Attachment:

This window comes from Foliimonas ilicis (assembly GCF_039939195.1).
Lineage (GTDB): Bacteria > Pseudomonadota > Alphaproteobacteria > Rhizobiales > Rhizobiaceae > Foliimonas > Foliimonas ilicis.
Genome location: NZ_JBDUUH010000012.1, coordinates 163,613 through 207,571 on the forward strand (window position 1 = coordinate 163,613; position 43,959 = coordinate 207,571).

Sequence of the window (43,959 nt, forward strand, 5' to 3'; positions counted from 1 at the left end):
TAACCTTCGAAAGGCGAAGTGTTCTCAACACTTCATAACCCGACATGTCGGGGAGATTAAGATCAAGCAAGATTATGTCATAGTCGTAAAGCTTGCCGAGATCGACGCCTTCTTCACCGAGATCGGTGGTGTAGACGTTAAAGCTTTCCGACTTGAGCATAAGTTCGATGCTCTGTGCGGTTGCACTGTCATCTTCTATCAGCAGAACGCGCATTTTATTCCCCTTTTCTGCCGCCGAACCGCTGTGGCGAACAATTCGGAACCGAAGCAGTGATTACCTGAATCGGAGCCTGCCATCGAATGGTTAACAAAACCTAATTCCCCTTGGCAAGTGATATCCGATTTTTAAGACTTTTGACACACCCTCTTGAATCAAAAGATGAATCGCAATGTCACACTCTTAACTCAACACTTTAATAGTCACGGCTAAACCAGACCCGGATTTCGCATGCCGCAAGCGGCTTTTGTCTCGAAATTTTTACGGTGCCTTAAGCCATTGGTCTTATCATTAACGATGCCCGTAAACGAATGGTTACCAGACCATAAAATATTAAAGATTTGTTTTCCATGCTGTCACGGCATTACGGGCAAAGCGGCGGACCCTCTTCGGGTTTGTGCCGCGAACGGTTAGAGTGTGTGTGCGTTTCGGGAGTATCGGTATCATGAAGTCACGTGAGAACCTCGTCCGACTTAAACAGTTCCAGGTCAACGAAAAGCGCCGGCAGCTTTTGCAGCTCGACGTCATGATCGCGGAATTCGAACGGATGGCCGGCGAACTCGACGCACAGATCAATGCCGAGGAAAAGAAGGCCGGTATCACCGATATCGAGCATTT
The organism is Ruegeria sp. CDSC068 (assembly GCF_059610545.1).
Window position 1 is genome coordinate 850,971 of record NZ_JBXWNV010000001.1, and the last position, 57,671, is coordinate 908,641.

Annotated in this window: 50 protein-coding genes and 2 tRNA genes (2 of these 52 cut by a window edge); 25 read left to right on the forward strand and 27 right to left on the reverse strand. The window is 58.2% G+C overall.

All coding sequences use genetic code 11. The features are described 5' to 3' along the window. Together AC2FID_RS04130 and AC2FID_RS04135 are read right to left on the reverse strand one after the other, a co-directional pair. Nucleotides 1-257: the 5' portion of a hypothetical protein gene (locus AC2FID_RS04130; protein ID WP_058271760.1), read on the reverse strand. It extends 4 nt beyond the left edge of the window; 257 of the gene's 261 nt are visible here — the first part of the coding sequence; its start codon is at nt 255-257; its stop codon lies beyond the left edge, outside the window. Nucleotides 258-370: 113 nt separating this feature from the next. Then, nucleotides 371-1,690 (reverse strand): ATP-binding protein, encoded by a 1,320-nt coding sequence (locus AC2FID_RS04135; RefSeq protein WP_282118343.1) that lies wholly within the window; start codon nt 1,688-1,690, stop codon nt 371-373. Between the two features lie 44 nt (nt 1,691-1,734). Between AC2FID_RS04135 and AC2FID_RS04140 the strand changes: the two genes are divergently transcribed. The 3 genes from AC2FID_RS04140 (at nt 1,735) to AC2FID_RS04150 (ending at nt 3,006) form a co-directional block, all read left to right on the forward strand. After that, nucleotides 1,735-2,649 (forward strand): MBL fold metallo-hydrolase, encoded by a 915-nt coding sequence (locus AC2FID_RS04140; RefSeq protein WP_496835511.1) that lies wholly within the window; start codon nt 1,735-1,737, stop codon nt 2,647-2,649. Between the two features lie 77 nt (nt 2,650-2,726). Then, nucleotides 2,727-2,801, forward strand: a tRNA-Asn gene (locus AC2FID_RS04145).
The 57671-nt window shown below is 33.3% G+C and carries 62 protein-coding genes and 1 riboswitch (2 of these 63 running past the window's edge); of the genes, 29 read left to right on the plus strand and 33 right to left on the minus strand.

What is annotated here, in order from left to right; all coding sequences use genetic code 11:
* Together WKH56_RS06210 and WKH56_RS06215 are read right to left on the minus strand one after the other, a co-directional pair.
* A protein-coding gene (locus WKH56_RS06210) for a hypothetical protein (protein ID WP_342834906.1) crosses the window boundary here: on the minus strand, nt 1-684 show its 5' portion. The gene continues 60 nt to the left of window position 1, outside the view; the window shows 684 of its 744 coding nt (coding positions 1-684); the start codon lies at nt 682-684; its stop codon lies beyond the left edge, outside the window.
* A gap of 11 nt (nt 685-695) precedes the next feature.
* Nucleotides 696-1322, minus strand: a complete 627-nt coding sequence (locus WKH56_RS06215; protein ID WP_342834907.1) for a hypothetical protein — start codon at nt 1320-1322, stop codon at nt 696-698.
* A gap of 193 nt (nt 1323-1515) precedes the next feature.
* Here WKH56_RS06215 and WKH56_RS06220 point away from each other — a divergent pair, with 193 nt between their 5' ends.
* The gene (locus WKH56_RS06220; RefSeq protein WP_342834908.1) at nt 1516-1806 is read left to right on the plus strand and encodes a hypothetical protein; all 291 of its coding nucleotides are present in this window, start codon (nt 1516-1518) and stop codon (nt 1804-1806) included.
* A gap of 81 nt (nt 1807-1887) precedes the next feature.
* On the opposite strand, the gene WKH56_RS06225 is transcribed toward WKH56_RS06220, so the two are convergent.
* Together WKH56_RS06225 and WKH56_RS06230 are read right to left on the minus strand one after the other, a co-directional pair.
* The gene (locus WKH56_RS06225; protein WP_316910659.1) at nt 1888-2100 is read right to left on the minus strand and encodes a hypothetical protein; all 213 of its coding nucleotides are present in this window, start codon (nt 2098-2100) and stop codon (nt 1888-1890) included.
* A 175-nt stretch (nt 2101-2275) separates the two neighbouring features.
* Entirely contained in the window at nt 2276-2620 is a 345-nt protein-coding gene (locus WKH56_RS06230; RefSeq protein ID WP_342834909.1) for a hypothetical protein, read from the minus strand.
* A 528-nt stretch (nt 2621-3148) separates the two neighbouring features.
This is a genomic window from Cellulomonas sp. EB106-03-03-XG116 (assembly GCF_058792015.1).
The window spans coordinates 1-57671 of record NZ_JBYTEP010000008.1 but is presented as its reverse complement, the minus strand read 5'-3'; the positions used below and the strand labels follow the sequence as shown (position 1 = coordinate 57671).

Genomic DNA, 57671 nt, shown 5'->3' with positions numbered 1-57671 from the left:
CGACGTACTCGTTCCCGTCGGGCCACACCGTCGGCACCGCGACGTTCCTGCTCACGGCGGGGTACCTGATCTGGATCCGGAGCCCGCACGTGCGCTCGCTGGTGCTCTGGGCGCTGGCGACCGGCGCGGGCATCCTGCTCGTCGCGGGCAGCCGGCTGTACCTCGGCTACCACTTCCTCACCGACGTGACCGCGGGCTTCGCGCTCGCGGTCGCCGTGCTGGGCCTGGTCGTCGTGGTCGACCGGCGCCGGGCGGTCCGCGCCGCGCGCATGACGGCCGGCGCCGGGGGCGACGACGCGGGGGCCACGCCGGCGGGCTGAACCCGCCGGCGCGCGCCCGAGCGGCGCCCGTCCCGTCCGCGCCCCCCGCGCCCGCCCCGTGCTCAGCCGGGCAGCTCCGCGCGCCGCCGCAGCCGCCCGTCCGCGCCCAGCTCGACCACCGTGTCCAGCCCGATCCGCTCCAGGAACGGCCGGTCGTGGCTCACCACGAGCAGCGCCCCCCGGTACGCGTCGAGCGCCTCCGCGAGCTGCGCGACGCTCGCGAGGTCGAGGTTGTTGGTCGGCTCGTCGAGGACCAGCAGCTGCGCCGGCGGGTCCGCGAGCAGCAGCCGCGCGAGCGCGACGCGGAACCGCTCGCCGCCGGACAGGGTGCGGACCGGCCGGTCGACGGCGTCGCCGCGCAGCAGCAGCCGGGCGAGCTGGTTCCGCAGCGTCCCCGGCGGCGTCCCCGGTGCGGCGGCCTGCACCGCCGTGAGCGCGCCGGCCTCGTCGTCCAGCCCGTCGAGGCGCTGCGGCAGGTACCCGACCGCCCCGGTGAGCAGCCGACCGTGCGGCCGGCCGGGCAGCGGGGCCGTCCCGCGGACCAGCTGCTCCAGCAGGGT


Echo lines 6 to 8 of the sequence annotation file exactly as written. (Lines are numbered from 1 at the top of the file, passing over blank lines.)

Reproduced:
The organism is Ruegeria sp. CDSC068 (assembly GCF_059610545.1).
Window position 1 is genome coordinate 850,971 of record NZ_JBXWNV010000001.1, and the last position, 57,671, is coordinate 908,641.

Annotated in this window: 50 protein-coding genes and 2 tRNA genes (2 of these 52 cut by a window edge); 25 read left to right on the forward strand and 27 right to left on the reverse strand. The window is 58.2% G+C overall.